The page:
Metamorphosis of Mitochondria following Brain Injury

Metamorphosis of Mitochondria following Brain Injury
14” x 18” Oil Canvas
by
Karen Hope

Karen Hope

Karen is a marketing strategist by trade with a career focus on brand development using graphic design. Her career involved directing artists for advertising and marketing pieces. Her after hours creative outlet has been painting. Over the years she’s been tutored in pastel and oil painting by various Calgary artists. Her interest in Your Brain on Art was a "no-brainer" as she says it paired the neuroscience research cause with art. Her daughter Kaitlyn has a career interest in neuroscience. Karen considers herself a "hobby artist" and hopes to find more time to develop her painting skills she matures into retirement.

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My Motivation: I first thought of a butterfly that would bring healthy cells to a brain after a traumatic brain injury. My next thought was to find a flower looking like a brain. It turns out the Cockscomb flower is known for its brain resemblance. Instead of trying to paint the flower, I decided to paint a brain that had a flower resemblance.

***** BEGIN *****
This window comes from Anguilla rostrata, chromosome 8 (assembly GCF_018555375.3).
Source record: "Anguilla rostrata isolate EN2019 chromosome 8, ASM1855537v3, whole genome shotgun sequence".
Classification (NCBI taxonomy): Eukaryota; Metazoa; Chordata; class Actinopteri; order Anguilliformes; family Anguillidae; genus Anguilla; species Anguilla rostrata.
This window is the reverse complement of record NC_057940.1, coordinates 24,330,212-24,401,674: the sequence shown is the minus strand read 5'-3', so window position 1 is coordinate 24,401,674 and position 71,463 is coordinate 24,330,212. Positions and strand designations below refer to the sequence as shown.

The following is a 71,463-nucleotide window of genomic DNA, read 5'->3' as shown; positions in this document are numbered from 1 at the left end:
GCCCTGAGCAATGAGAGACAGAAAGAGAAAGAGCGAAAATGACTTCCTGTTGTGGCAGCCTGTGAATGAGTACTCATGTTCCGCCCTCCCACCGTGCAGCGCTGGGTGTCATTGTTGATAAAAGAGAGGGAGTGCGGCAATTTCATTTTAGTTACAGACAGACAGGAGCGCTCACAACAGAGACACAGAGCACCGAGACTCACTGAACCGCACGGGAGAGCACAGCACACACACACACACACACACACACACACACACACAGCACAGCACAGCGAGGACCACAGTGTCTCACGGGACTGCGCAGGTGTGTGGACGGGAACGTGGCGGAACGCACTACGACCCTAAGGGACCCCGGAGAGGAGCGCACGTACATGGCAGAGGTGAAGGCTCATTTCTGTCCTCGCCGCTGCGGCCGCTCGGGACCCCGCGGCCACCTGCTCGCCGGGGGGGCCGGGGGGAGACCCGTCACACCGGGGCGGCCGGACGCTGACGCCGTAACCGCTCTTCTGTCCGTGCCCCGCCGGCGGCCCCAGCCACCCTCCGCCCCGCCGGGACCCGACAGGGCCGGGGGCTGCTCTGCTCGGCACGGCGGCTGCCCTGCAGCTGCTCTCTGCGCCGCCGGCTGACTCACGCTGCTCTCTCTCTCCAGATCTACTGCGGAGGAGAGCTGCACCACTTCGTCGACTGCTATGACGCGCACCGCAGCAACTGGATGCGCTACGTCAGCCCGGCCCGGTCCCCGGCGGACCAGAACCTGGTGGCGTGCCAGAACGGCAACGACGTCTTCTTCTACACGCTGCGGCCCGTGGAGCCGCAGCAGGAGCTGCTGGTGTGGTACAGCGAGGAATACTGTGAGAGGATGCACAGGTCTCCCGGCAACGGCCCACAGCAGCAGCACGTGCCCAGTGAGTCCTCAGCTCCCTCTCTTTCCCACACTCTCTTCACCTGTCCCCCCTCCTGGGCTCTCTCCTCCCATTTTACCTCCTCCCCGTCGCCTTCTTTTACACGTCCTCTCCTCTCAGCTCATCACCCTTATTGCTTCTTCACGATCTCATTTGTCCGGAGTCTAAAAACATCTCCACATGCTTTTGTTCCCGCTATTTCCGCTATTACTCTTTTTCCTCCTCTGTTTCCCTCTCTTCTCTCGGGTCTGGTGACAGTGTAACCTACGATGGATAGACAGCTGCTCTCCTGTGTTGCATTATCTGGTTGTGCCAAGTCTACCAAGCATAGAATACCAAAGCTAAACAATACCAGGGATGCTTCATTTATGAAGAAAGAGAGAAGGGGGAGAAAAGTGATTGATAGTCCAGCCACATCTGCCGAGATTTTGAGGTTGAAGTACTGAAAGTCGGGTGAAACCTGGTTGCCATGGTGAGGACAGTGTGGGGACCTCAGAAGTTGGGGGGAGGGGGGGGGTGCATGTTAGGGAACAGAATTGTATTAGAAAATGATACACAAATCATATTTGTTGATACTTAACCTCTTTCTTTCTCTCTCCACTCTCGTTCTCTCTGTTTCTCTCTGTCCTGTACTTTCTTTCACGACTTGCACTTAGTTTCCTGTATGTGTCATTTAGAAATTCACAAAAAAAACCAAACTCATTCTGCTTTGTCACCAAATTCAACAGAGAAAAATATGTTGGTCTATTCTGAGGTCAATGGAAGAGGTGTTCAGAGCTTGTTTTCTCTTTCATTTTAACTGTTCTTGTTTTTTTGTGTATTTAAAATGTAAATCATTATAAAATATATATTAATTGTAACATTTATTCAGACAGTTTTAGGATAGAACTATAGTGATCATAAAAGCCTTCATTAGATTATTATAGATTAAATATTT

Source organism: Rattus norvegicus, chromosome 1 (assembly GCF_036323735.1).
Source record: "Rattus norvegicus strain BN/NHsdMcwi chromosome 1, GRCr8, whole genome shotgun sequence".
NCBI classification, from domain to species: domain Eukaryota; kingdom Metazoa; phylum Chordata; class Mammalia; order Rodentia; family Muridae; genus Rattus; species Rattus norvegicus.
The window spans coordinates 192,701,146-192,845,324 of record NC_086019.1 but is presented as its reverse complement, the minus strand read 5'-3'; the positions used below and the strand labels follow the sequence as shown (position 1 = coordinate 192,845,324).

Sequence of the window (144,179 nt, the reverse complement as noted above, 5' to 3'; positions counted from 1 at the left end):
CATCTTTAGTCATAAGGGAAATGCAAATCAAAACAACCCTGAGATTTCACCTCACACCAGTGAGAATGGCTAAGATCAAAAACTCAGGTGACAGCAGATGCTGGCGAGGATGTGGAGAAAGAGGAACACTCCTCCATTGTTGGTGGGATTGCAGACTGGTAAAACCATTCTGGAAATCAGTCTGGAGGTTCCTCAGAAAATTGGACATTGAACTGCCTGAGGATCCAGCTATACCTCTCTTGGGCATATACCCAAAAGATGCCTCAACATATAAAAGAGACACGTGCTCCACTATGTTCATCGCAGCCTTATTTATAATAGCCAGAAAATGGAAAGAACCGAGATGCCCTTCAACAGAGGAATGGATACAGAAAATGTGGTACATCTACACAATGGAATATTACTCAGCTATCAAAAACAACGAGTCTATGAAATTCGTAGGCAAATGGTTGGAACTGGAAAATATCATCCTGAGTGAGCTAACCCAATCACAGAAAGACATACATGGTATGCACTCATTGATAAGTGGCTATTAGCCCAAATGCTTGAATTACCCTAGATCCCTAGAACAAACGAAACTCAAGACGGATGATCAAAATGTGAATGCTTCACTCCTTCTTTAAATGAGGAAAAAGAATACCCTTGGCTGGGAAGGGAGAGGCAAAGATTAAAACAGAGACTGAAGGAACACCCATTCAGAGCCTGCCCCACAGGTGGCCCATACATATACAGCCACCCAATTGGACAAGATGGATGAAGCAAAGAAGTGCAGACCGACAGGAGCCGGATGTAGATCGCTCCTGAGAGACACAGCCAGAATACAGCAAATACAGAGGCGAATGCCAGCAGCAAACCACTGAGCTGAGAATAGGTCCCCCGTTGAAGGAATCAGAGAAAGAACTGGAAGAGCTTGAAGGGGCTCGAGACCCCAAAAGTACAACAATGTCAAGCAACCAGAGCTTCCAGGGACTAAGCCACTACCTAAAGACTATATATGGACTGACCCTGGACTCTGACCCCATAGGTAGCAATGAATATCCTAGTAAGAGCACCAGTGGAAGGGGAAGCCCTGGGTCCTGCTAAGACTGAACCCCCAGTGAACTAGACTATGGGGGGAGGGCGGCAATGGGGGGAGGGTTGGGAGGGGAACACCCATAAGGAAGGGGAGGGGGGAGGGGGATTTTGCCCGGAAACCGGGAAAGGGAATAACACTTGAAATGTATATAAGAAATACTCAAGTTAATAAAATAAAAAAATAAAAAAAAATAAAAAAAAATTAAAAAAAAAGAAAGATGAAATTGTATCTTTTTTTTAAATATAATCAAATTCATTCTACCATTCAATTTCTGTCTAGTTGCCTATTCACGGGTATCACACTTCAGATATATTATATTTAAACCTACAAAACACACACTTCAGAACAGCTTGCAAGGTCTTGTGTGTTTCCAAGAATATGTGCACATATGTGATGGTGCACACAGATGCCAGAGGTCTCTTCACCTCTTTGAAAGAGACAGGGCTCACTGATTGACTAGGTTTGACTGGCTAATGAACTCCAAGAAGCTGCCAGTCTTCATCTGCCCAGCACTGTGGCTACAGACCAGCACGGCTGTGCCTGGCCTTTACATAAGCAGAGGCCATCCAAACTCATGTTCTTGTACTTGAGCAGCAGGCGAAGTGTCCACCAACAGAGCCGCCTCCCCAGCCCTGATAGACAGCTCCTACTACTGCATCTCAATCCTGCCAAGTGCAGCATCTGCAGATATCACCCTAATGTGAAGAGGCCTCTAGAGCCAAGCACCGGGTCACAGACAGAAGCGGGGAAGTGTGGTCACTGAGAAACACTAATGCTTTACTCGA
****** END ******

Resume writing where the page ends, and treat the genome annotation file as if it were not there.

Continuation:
The Creative Result: The flower represents the brain in a fire-like background after a traumatic brain injury. The butterfly – a sign of hope and freedom – is bringing the brain a treatment to minimize harmful effects of inflammation that can cause cellular damage and long-term disabilities. The wings encompass the mitochondria – the powerhouses of your cells – that are a focal point for research to reduce the negative effects of inflammation.

Dr. Erik Fraunberger

Dr. Erik Fraunberger

Medical Student, University of Calgary
https://www.branchoutfoundation.com/the_effect_of_black_tea_extracts_in_traumatic_brain_injury
Read more about this research